Designing a Business Communication Plan
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Designing a Business Communication Plan

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Designing a Business Communication Plan Designing a Business Communication Plan Presentation Transcript

  • Business Communication Planning, writing, and revising Creating goodwill Ricardo Leiva
    • PLANNING
    • Planning:
      • Analyzing the problem
      • Defining your purposes
      • Analyzing the audience
      • Thinking of information, benefits, and objections
      • Choosing a pattern of organization or making an outline
    • PLANNING AND WRITING
    • Planning:
      • Gathering the information you need—from the message you’re answering, a person, a book, or the Web
    • Writing:
      • Putting words on paper or on a screen
    • REVISING
    • Revising :
      • Evaluating your work
      • Measuring your work against your goals and the requirements of the situation and audience
    • REVISING
    • Revising :
      • Re-see your draft as if someone else had written it
      • Will your audience understand it?
      • Is it complete?
      • Convincing?
      • Friendly?
      • Get feedback from someone else
    • REVISING
    • Editing:
      • Adding
      • Deleting
      • Replacing
      • Rearranging
    • PLANNING AND WRITING
    • Spend a third of your time writing
    • Spend one third:
      • Analyzing the situation and your audience
      • Gathering information
      • Organizing what you have to say
    • PLANNING AND WRITING
    • Spend another third:
      • Evaluating what you’ve said
      • Revising the draft to meet your purposes and the needs of your audience and the organization
    • PLANNING AND WRITING
    • PLANNING AND WRITING
    • One third of your time planning and organizing
    • Better ideas at the start, fewer drafts
    • If ideas don’t come:
      • Brainstorm
      • Freewrite
    • PLANNING AND WRITING
    • PLANNING AND WRITING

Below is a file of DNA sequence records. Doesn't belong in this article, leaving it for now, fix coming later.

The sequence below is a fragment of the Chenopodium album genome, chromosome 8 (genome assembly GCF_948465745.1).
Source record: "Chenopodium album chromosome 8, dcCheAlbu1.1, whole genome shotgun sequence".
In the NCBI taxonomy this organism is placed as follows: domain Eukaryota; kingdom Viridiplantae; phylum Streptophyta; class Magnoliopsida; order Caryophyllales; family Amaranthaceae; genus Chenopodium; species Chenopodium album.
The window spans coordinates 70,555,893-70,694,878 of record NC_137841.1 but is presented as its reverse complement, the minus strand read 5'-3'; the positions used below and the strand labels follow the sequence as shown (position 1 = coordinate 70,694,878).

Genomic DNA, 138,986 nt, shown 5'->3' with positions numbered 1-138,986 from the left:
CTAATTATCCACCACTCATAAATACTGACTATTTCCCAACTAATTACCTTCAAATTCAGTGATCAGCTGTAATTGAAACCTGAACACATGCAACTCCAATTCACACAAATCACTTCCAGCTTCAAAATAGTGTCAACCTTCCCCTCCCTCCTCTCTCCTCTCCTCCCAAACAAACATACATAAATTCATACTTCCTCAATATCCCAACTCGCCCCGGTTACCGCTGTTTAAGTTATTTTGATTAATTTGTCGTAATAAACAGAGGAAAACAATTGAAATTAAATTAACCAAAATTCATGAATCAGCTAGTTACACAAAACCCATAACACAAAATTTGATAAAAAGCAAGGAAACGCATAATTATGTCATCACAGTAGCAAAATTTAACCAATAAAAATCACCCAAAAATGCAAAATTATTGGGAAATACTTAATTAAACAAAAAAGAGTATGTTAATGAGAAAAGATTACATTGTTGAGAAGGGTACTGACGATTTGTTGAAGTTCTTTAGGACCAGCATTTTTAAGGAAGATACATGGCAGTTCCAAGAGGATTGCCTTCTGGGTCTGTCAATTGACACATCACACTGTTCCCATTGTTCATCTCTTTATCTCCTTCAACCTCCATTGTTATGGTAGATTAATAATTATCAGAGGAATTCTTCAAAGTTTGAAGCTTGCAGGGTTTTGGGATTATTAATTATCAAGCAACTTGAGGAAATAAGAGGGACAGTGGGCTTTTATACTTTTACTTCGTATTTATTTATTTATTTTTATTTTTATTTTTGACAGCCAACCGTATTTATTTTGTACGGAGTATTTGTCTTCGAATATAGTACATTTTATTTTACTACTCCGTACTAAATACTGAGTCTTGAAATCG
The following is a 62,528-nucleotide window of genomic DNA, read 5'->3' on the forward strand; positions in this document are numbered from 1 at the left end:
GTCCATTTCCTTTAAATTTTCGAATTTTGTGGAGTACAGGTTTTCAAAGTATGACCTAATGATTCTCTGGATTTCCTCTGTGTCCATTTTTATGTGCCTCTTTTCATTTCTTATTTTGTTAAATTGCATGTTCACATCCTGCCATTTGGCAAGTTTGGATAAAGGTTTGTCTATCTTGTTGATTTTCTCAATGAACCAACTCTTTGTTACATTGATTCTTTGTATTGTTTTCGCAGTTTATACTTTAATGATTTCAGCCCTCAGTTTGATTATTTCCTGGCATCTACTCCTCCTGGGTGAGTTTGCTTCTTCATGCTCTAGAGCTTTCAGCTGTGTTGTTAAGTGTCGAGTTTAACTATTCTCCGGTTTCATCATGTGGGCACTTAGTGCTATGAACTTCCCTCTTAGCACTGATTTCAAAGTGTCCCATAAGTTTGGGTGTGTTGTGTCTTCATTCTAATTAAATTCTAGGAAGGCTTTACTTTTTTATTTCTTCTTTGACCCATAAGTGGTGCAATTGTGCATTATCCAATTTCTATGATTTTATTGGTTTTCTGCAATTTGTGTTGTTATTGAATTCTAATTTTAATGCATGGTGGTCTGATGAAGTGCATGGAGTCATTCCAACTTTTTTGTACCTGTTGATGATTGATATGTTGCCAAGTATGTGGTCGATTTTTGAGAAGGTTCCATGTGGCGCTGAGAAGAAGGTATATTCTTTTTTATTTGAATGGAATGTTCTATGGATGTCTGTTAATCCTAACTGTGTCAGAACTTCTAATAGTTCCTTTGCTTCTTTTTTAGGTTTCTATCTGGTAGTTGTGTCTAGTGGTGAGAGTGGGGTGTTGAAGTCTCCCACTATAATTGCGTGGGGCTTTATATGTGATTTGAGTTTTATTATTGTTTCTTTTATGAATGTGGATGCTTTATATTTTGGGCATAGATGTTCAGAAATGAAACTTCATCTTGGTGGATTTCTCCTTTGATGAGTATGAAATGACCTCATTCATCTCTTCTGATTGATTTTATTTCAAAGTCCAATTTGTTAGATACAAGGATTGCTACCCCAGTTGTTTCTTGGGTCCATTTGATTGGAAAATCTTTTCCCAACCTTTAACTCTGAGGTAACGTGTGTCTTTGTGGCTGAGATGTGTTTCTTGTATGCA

• Triple-check:
      • Numbers
      • Headings
      • The first and last paragraphs
      • The reader’s name
    • PLANNING AND WRITING
    • Cycling:
      • Drafting
      • Getting feedback
      • Revising
      • Getting more feedback
    • To get good feedback, tell people which aspects are more important to you
    • CREATING GOODWILL
    • You-attitude:
      • Look at things from the reader’s point of view
      • Respect the reader’s intelligence
      • Protect the reader’s ego
      • Emphasize what the reader wants to know
      • Talk about the reader—except in negative situations
    • CREATING GOODWILL
    • You-attitude:
      • Readers want to know how they benefit or are affected
      • When you give this information, you make your message more complete and more interesting
    • CREATING GOODWILL
    • You-attitude:
      • Don’t talk about feelings, except to congratulate or offer sympathy (condolences)
      • All the reader cares about is the situation from his or her point of view
    • CREATING GOODWILL
    • You-attitude:
      • When you have good news, simply give the good news.
      • In positive situations, use you more than I: “You will receive health insurance as a full-time employee”
      • Use we to include the reader
      • Avoid it if it excludes the reader: “What we in management want you to do.”
      • I says that you’re concerned about personal issues, not about the organization’s problems, needs, and opportunities
    • CREATING GOODWILL
    • You-attitude:
      • Avoid You in negative situations
      • To avoid blaming the reader, use an impersonal expression or a passive verb
      • Talk about the group to which the reader belongs
      • Protect the reader’s ego by using an impersonal construction
      • Things, not people, do the acting
    • CREATING GOODWILL
    • Positive emphasis:
      • Avoid negative words and words with negative connotations
      • Focus on what the reader can do rather than on limitations
      • Justify negative information by giving a reason or linking it to a reader benefit
      • If the negative is unimportant, omit it
    • POSITIVE EMPHASIS
    • Positive emphasis is a matter of the way you present something
    • Bury the negative information and present it compactly
    • POSITIVE EMPHASIS
    • The beginning and end are always positions of emphasis
    • To deemphasize a negative, put it in the middle of a paragraph
    • Give it as little space as possible only once in your message
    • Don’t list it vertically
    • Important: Be honest!!!
    • POSITIVE EMPHASIS
    • POSITIVE EMPHASIS